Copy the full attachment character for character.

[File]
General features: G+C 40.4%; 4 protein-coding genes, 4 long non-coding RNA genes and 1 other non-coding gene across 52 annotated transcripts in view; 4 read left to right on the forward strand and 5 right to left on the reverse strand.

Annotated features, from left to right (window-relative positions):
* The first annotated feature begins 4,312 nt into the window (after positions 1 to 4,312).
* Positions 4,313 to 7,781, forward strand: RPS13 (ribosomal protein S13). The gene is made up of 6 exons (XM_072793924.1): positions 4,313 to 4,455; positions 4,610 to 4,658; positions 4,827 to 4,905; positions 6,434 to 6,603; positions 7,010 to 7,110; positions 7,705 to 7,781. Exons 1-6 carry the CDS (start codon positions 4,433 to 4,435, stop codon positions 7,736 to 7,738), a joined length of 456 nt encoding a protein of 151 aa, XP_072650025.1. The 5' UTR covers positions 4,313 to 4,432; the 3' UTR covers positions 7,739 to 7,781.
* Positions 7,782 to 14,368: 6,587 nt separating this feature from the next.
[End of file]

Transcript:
General features: G+C 40.4%; 4 protein-coding genes, 4 long non-coding RNA genes and 1 other non-coding gene across 52 annotated transcripts in view; 4 read left to right on the forward strand and 5 right to left on the reverse strand.

Annotated features, from left to right (window-relative positions):
* The first annotated feature begins 4,312 nt into the window (after positions 1 to 4,312).
* Positions 4,313 to 7,781, forward strand: RPS13 (ribosomal protein S13). The gene is made up of 6 exons (XM_072793924.1): positions 4,313 to 4,455; positions 4,610 to 4,658; positions 4,827 to 4,905; positions 6,434 to 6,603; positions 7,010 to 7,110; positions 7,705 to 7,781. Exons 1-6 carry the CDS (start codon positions 4,433 to 4,435, stop codon positions 7,736 to 7,738), a joined length of 456 nt encoding a protein of 151 aa, XP_072650025.1. The 5' UTR covers positions 4,313 to 4,432; the 3' UTR covers positions 7,739 to 7,781.
* Positions 7,782 to 14,368: 6,587 nt separating this feature from the next.